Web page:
118. Yes that 20% super-fat should do the trick and we’d have a very blow bubbly bar. Love this. Good job!

  119. Gina says:

    Hello. Love your blog and appreciate all your tips on natural living. You are helping me change the way I live :) So thank you!
    I do have a question about this soap recipe… I have been looking for quite a while for a homemade all natural oil based cleansing bar and have tried a couple that I’m not really happy with. I haven’t heard of LYE before so I followed the link you posted and was alarmed that the label on the bottle says that it’s a poisonous substance. I researched a little further and from what I read, I’m not comfortable at all using this product. What is the reason you choose to use it? Is there any other alternative I can try (besides wax)? I’m not concerned with the “soap” lathering or not, (I’ve been very happy with how well coconut oil cleans by itself) I just want the bar to stay solid at room temperature and I want to be able to scent it so I don’t always smell like coconut. HELP! :)

    • Heather says:

      Hi Gina, lye is a product that is found in nature. I buy mine for convenience but it can be made from hardwood ashes. It’s absolutely needed to convert fats into soap through a process called saponification. It’s how our grandmothers and great-grandmothers made soap :)

    • Wendy says:

      Gina, sounds like you are not wanting to make soap but to solidify your oil. I’m not aware of any other natural ways than using wax, like you had stated. The reason you use lye is to MAKE soap from oils. The lye transforms the oils into soap through a chemical process called saponification. Think of making a cake, you combine the flour, eggs, leavening agent, oil, etc and use heat as the catalyst and in the end you have a cake that no longer has the properties of the initial ingredients-it’s the same for soap making. Many soap makers will “superfat” their soaps to add excess oil in the recipe that doesn’t get saponified to make moisturizing soaps. I hope this helps and didn’t confuse you more = ).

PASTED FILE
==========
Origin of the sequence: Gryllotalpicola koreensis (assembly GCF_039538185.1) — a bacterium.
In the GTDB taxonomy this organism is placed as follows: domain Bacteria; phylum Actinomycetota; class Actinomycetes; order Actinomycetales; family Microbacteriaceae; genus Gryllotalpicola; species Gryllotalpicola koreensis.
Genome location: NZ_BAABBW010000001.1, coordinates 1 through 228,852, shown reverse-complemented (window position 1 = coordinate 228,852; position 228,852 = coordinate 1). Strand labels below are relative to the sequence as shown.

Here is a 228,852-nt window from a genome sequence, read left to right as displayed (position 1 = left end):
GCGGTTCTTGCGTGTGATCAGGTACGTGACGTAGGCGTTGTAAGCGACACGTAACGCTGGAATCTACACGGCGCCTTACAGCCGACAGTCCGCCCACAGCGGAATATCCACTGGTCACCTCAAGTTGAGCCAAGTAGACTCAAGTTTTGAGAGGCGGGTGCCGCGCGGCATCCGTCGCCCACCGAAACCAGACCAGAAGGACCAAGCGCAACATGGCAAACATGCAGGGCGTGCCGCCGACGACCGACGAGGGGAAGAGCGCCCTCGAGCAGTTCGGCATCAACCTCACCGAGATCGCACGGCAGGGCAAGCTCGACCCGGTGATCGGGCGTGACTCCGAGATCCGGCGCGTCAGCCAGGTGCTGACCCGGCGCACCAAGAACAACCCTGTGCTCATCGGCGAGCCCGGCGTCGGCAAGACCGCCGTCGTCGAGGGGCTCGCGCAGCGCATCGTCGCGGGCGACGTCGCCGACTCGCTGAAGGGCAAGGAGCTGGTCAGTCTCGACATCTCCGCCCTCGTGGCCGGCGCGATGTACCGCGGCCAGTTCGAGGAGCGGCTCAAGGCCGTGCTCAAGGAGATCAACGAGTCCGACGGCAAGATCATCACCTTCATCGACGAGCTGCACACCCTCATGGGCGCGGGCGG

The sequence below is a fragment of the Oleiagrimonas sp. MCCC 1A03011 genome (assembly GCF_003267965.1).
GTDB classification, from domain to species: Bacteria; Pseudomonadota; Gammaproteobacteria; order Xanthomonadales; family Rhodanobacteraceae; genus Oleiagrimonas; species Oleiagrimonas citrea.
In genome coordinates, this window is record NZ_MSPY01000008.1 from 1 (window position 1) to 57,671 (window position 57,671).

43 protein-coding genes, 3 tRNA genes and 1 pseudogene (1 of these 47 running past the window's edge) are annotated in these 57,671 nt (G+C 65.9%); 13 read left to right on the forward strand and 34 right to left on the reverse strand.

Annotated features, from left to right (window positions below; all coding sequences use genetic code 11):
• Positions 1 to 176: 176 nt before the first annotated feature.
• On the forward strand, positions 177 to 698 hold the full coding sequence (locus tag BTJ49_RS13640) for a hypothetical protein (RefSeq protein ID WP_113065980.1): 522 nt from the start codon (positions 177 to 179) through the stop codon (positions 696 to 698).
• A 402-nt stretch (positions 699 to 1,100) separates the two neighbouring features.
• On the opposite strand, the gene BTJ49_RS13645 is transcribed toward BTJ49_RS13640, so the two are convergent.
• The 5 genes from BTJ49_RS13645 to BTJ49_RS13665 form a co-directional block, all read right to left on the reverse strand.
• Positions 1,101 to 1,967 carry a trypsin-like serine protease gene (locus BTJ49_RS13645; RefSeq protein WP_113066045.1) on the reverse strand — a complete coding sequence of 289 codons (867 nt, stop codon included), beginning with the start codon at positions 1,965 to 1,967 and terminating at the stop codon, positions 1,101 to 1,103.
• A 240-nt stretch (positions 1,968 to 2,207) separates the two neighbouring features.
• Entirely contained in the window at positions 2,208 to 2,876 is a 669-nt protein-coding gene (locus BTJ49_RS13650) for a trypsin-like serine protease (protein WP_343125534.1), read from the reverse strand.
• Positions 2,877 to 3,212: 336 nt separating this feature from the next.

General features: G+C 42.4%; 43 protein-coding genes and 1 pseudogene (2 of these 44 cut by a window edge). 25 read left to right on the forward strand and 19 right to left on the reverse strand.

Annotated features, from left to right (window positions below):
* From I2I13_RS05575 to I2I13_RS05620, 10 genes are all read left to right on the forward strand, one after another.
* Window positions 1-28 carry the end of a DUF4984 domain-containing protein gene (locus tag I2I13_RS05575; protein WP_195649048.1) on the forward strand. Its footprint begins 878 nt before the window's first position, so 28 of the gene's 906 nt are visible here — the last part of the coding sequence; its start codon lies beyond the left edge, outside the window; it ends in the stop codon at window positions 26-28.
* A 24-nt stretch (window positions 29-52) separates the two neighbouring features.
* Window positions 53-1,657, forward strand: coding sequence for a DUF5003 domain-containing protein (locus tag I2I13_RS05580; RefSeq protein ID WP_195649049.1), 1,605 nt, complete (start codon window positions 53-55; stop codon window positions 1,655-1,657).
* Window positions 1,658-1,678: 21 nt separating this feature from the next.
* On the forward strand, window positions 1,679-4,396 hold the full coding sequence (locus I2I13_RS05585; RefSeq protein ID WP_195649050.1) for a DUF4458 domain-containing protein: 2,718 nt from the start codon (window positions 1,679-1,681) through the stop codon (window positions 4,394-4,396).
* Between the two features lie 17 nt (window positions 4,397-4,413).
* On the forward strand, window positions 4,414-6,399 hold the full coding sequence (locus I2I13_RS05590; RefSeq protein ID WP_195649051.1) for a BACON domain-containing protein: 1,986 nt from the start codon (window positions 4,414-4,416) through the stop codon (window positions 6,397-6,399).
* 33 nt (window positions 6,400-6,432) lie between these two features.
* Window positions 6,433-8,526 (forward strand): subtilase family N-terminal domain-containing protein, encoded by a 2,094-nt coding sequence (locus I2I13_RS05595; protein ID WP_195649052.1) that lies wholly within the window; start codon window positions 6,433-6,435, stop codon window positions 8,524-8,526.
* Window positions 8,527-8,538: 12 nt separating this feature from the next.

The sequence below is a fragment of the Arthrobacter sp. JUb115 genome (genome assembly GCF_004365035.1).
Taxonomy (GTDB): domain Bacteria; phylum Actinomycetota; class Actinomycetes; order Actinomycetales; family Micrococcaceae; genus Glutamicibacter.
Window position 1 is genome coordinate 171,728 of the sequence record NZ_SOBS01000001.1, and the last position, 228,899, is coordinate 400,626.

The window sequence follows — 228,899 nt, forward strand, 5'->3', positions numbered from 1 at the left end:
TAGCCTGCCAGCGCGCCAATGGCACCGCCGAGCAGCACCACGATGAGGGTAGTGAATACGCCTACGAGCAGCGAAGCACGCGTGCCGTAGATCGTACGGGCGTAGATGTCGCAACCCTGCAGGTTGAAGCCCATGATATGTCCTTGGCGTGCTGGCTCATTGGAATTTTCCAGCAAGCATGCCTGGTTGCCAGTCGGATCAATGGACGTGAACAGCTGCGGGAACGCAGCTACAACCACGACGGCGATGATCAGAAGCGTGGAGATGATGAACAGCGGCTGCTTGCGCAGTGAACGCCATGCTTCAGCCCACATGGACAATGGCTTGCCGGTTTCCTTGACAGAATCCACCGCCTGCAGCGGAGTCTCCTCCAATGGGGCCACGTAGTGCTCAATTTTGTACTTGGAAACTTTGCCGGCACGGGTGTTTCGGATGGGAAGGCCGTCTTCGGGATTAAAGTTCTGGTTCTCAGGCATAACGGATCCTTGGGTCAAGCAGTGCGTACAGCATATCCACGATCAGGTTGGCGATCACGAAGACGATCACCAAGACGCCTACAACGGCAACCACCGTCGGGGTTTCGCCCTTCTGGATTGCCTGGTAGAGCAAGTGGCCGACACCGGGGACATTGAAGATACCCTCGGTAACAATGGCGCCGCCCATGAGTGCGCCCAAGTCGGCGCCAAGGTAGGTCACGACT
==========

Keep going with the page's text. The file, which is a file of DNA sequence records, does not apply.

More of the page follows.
120. Melissa says:

    Has anyone had experience using this soap in an HE washing machine? If so, how long has it been used? I was worried that a 100% coconut oil might be excessively bubbly for an HE machine.

    Is the coconut oil soap all that’s used in the washing machine, or is it being combined with some washing soda, baking soda, etc.?

    • Tina says:

      I have an HE machine. I make my own soap that I’ve been using about a year. I use 4 bars zoat or fels napa grind in food processor, baking soda, arm and hammer washing detergent boost, Pyrex crystals, oxyclean,borax. Not a lot of suds clothes are clean with no smell. Oxyclean takes care of the bleach part, puex crystal takes care of fabric softener part. So this also saves moneys on bleach and fabric softener. I used to be a Tida and Downey girl. But this does such a great job I’ve stopped using tide and Downey. I use 1 lid full off the crystals per cycle. My husband is a truck driver and to me dirt road and diesel stinks! This takes it all out. Sorry if I’ve stepped on any ones toes for not using what they use. This stuff just works so good for our family.

  121. Penny says:

    Hello! This looks great, I’m just doing the math to work out if it is cheaper than the current stuff I use. I’m sure you’ve put it somewhere but I can’t see it sorry – how many 5oz bars does this receipe make?